Launching products abroad? Here are the 5 keys to success

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You only have one chance to make the right impression

Keith Krach
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Whether introducing a new product or a digital category to a country for the first time, all expanding businesses have one thing in common – they have only one chance to get it right.

If you miss the mark, your brand’s reputation may be so tarnished that you might not be able to enter that country again for years, if at all.

Airbnb is still struggling to gain a strong foothold in China after a series of missteps there, recently launching a new rebranding campaign in the country to try to win over market share from its main Chinese competitor, Tujia.

Despite challenges, globalization offers a prime opportunity to scale budding, entrepreneurial enterprises, and it can be done successfully with five key considerations.

1. Respect the country's cultural values

When McDonald's entered India in the 1990s, its signature Big Mac could not be on the menu in a nation where almost half of the citizens are vegetarian, and the cow is revered as sacred. To be successful, McDonald's needed to localize its menu to suit Indian tastes and cultural values. They responded by creating an entirely new menu, and their success is a prime example of how even the largest of companies can turn an obstacle into opportunity.

2. Develop meaningful partnerships

When DocuSign looked to enter the Japanese marketplace with a goal of eliminating the need for paper, the company recognized the national importance of the Hanko, a personalized seal or stamp, dating back centuries. DocuSign's platform is built for digital signatures, whereas the Japanese have used physical stamps as signatures for centuries, as a symbol of personal honour and identity. To win over the Japanese market, DocuSign partnered with Shachihata to develop the e-Hanko -– a customized digital stamp integrated into DocuSign’s Digital Transaction Management (DTM) platform. The partnership with Shachihata not only helped DocuSign become the trusted standard in Japan, but it also expanded Shachihata’s product offerings, helping to ensure that the 92-year-old brand stays relevant in an increasingly digital world.

3. Leverage credibility from your home market

You likely won't be able to win over an entire global conglomeration in one deal. Think locally first, and aim to win over the entities of multi-national corporations operating in your home country. Loyal customers at home can help open doors abroad. Once your regional customer base is solidly in place, tap into your customers' counterparts in other countries. When a decision maker in another country is considering purchasing your product for their particular division, an endorsement from their foreign colleagues can go a long way. This has been a classic strategy in the technology business and executed by Silicon Valley-titans such as Google, Salesforce, Intel, Dell, Microsoft as well as non-US based giants like SAP, Samsung, NTT.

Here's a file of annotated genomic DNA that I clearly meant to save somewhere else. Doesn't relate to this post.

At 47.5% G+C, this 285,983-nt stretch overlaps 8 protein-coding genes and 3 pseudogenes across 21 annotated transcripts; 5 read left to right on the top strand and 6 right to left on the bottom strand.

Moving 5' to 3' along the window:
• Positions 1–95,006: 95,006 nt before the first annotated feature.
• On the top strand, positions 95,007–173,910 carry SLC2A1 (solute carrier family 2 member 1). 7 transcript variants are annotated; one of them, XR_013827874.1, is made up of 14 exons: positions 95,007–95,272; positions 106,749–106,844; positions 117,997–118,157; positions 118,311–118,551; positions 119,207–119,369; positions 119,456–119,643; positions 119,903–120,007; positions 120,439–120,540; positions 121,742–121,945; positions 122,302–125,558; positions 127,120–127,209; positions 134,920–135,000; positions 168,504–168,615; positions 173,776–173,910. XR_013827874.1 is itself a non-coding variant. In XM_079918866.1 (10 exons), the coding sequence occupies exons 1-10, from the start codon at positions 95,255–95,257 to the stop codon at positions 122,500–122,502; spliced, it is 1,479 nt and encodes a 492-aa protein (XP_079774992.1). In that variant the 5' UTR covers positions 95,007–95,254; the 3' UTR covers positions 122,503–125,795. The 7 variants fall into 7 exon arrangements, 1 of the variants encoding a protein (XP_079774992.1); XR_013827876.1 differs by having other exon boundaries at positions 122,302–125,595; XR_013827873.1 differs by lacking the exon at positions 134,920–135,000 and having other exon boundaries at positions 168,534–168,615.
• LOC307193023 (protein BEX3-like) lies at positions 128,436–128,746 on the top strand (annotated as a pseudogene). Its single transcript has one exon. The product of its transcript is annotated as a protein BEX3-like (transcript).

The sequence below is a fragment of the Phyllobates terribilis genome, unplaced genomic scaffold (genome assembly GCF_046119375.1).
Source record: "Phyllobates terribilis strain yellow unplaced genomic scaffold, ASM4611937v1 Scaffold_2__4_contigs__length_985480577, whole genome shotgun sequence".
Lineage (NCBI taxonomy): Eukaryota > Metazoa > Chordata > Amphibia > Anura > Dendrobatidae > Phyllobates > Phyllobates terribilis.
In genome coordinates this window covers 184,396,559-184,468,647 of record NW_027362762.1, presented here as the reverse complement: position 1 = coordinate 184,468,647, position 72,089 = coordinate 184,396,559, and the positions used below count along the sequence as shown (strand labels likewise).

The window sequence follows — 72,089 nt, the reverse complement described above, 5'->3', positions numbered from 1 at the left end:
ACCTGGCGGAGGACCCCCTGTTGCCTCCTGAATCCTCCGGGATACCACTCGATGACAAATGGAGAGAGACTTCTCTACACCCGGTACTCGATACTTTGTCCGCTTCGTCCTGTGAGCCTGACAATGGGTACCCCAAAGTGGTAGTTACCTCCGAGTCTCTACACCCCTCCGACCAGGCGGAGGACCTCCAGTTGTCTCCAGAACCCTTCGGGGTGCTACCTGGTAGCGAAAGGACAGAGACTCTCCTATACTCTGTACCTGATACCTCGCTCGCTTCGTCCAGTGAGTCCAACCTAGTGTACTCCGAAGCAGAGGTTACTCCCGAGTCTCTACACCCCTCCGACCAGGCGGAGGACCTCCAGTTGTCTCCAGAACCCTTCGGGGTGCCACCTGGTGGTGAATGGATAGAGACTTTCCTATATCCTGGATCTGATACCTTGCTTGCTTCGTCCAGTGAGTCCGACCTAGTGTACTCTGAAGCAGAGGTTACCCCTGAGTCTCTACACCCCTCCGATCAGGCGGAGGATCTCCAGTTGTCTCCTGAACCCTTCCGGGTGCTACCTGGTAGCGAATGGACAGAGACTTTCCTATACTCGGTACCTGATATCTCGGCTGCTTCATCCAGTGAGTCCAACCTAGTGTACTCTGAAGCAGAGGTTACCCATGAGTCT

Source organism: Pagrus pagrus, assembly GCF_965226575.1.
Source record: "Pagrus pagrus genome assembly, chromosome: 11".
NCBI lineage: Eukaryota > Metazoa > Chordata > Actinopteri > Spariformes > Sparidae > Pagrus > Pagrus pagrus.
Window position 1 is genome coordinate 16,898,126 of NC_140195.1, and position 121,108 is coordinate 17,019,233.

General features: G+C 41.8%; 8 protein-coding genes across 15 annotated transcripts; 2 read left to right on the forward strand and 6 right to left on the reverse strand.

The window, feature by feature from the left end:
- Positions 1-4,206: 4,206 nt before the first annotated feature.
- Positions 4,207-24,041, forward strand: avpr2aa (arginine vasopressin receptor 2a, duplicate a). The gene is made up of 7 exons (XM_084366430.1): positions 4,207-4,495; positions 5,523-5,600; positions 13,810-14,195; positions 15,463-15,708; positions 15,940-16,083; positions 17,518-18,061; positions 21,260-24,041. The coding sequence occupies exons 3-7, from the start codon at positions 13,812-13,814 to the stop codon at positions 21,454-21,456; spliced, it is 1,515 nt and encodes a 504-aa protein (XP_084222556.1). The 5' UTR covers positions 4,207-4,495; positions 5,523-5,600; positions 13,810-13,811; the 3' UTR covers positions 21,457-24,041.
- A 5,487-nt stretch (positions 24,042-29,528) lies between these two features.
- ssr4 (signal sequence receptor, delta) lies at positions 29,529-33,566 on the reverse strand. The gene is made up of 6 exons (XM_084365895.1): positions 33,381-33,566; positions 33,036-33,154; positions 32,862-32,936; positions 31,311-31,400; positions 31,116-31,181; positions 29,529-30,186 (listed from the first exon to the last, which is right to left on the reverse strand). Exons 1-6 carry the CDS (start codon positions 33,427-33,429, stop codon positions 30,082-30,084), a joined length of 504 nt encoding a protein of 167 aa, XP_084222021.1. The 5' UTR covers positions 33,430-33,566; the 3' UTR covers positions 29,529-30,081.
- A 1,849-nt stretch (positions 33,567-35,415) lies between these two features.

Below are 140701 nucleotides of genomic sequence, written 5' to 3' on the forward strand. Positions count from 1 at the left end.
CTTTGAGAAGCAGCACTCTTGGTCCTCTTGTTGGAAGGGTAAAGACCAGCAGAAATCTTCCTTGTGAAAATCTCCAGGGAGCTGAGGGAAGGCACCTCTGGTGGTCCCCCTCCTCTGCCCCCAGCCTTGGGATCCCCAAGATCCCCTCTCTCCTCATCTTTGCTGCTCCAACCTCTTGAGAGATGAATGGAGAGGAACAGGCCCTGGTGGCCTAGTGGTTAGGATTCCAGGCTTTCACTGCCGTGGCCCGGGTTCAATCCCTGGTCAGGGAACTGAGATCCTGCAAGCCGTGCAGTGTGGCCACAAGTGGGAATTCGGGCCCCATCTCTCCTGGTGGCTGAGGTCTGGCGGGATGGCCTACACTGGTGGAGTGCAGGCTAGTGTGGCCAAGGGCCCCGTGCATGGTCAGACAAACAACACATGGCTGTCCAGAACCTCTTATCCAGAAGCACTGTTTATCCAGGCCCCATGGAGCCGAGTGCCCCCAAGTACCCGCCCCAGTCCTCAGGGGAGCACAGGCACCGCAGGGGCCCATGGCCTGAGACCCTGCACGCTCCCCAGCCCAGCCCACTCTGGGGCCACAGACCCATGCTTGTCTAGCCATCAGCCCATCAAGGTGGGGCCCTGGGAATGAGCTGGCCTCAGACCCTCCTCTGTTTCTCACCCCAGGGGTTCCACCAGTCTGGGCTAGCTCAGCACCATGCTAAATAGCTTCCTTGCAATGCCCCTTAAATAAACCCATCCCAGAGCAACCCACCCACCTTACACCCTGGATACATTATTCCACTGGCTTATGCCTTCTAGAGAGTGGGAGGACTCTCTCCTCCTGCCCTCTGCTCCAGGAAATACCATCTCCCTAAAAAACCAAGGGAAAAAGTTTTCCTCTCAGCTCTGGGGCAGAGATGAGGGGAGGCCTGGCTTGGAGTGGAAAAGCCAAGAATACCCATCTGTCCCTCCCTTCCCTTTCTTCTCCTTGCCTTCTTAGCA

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4. Position the product as strategically relevant

If a new product or category presents a strategically relevant solution to a national problem, the government will have a vested interest in its success and help to pave the way for new or revised regulations, as well as introductions to government agencies and the private sector.

For example, U.S.-based Aegerion Pharmaceuticals Inc. set up its Japanese subsidiary in 2013 hoping to deliver its proprietary drug Lomitapide to Japanese patients suffering from the rare disease Homozygous Familial Hypercholesterolemia (HoFH). Throughout the process of bringing the drug to market, the company received support from Japan's Pharmaceuticals and Medical Devices Agency, the Ministry of Health, Labour and Welfare, and the Japanese External Trade Organization (JETRO), which provided Aegerion with temporary office space, free of charge.

Another example from Japan: as a result of the 4th Industrial Revolution, accelerating the digital transformation has become a national imperative. With the need to care for a rapidly aging population, the Japanese government is also seeking solutions to increase the productivity of office workers, and reduce paperwork. (Japan has the second-largest amount of paper per capita in the world). Factory work is largely automated already, leaving traditional office work as one of the remaining areas where efficiencies can be gained. After much collaboration, the Japanese government now views DTM as a strategic catalyst for its digital transformation.

5. Remember that while business is global, trust is local

Thanks to technological advances that were outside the realm of imagination even a few decades ago, today’s world is more connected than ever, erasing borders, homogenizing cultures and globalizing business. But that does not change the fact that trust is built on a local level, and meaningful relationships are the basis of all business.

Startups and expanding companies shouldn’t approach new international markets with a one-size-fits-all approach and a drive-by mentality. They should carefully craft strategic plans – customized to each market – that integrate cultural considerations, deep partnerships, credible references, solutions-oriented tactics, and, most of all, trusted business relationships. After all, you only get one chance to make a first impression.

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